Search the Bible
* powered by Bible Study Tools

Psalms 18:14

    Psalms 18:14 Translations

    King James Version (KJV)

    Yea, he sent out his arrows, and scattered them; and he shot out lightnings, and discomfited them.

    American King James Version (AKJV)

    Yes, he sent out his arrows, and scattered them; and he shot out lightning, and discomfited them.

    American Standard Version (ASV)

    And he sent out his arrows, and scattered them; Yea, lightnings manifold, and discomfited them.

    Basic English Translation (BBE)

    He sent out his arrows, driving them in all directions; by his flames of fire they were troubled.

    Webster's Revision

    And he sent out his arrows, and scattered them; Yea, lightnings manifold, and discomfited them.

    World English Bible

    He sent out his arrows, and scattered them; Yes, great lightning bolts, and routed them.

    English Revised Version (ERV)

    And he sent out his arrows, and scattered them; yea, lightnings manifold, and discomfited them.

    Definitions for Psalms 18:14

    Yea - Yes; certainly.

    Clarke's Commentary on Psalms 18:14

    Be sent out his arrows - he shot out lightning - I believe the latter clause to be an illustration of the former. He sent out his arrows - that is, he shot out lightning; for lightnings are the arrows of the Lord, and there is something very like the arrowhead apparent in the zigzag lightning. Sense and sound are wonderfully combined in the Hebrew of this last clause: וברכים רב ויהמם uberakim rab vaihummem, "and thunderings he multiplied and confounded them." Who does not hear the bursting, brattling, and pounding of thunder in these words? See Delaney?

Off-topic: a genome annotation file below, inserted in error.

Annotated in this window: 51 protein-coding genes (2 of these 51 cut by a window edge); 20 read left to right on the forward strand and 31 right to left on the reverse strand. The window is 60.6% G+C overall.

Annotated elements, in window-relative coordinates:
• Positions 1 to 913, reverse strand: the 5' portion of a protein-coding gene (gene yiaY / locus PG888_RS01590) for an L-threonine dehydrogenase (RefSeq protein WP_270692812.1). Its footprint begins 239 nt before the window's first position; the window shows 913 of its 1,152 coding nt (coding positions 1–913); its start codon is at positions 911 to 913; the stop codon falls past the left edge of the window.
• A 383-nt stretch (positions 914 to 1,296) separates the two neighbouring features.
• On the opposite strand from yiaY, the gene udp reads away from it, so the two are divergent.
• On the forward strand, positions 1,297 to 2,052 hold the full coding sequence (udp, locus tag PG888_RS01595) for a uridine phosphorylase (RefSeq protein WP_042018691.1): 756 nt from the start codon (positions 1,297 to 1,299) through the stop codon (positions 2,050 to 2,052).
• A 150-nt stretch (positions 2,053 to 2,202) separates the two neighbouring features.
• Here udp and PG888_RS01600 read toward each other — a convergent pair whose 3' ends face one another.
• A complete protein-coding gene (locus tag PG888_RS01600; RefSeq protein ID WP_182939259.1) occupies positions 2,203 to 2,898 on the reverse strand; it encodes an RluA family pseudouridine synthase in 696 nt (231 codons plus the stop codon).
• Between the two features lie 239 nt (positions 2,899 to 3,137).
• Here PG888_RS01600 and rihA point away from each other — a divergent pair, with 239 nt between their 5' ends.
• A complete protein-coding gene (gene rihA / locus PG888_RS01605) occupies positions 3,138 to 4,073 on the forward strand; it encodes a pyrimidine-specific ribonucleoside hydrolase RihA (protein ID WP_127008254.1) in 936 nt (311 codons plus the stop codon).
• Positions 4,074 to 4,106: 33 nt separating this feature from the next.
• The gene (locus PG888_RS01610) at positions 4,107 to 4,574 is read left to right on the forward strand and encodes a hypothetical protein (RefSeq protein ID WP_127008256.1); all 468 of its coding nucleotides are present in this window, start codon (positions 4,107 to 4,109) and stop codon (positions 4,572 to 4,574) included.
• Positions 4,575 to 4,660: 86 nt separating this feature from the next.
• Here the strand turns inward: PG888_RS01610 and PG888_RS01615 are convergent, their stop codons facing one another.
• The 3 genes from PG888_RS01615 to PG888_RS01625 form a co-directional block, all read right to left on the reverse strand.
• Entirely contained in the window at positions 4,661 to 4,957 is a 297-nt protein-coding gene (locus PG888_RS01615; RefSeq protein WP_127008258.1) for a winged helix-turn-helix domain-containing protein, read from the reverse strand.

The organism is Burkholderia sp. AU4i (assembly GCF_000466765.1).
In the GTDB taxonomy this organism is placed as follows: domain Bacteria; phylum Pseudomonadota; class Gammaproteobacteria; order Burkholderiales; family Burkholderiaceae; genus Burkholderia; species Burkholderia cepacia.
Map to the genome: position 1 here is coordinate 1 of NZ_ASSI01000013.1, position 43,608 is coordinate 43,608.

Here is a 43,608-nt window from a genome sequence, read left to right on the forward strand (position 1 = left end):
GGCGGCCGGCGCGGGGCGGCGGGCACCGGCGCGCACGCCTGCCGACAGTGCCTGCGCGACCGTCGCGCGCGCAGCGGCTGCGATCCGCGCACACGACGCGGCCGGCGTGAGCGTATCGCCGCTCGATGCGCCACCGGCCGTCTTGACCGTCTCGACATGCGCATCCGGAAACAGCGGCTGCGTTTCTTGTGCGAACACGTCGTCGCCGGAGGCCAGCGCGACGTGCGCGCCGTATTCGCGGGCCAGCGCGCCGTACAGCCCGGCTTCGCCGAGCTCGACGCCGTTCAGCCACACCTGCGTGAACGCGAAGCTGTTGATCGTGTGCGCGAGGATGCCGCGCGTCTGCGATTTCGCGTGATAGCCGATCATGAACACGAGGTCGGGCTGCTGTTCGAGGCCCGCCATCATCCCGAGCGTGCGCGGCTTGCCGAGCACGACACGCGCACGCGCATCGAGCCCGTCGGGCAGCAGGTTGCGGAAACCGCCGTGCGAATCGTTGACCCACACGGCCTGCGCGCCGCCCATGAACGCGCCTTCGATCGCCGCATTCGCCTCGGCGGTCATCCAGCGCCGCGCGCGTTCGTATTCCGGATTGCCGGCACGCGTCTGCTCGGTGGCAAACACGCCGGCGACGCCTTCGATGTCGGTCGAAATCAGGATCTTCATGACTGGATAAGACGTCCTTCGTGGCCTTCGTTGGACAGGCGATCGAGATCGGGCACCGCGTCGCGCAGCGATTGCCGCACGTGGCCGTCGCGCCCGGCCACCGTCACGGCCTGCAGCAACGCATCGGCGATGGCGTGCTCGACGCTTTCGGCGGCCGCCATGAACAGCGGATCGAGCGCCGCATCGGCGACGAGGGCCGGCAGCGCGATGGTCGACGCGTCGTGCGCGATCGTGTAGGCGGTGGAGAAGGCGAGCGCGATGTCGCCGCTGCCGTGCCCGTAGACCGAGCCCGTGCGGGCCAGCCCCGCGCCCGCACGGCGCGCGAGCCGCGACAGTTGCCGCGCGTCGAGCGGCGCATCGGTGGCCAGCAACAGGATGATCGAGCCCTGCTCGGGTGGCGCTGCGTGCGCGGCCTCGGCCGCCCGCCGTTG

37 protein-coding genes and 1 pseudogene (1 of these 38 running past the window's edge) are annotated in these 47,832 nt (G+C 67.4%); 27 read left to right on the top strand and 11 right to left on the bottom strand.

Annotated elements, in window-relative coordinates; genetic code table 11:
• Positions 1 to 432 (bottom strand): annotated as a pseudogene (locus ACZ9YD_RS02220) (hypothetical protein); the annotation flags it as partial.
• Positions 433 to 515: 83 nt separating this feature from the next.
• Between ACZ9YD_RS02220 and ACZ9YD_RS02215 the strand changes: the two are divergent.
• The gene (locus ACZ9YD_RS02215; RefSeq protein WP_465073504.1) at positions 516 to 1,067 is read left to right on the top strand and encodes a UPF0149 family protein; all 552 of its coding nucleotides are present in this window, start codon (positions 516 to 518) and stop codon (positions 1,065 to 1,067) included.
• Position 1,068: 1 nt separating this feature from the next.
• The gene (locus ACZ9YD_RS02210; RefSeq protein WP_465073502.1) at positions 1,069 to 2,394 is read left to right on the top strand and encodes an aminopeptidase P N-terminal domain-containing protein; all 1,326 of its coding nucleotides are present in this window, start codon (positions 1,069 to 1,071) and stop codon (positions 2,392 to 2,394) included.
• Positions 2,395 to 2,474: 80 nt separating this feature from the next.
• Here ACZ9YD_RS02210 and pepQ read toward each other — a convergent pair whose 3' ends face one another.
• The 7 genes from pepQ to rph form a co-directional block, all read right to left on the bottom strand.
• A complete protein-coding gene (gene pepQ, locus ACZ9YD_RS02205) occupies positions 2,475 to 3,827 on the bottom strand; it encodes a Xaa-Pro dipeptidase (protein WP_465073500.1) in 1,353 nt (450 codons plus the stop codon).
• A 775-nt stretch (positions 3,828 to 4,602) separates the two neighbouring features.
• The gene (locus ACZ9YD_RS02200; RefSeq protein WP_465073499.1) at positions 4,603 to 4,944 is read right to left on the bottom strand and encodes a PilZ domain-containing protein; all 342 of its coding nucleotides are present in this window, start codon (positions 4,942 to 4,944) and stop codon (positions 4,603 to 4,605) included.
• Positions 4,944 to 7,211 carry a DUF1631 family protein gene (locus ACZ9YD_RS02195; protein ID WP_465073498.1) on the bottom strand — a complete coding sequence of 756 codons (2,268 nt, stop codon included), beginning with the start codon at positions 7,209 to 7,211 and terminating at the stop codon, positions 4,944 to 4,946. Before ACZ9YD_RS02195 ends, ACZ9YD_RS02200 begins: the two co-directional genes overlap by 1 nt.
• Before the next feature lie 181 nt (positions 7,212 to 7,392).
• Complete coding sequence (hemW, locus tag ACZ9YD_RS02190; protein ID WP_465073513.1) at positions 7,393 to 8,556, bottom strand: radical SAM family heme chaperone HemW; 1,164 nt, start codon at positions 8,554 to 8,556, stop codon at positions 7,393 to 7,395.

Barnes' Notes on Psalms 18:14

    Yea, he sent out his arrows - The word arrows here probably refers to the lightnings mentioned in the other clause of the verse. Those lightnings scattered around, and accomplishing such destruction, seemed to be arrows sent forth from the hand of God.

    And scattered them - Herder refers this to the lightnings; DeWette, to the enemies of the psalmist. The latter seems to be the more correct interpretation, though the enemies of the psalmist are not here particularly specified. They seem, however, to have been in his eye throughout the psalm, for it was the victory achieved over them by the divine interposition that he was celebrating throughout the poem.

    And he shot out lightnings - As arrows; or, as from a bow.

    And discomfited them - literally, to impel, to drive; then, to put in commotion or consternation. The allusion is to an army whose order is disturbed, or which is thrown into confusion, and which is, therefore, easily conquered. The idea is that David achieved a victory over all his enemies, as if God had scattered them by a storm and tempest.

    Wesley's Notes on Psalms 18:14

    18:14 Arrows - Lightnings. Them - Mine enemies.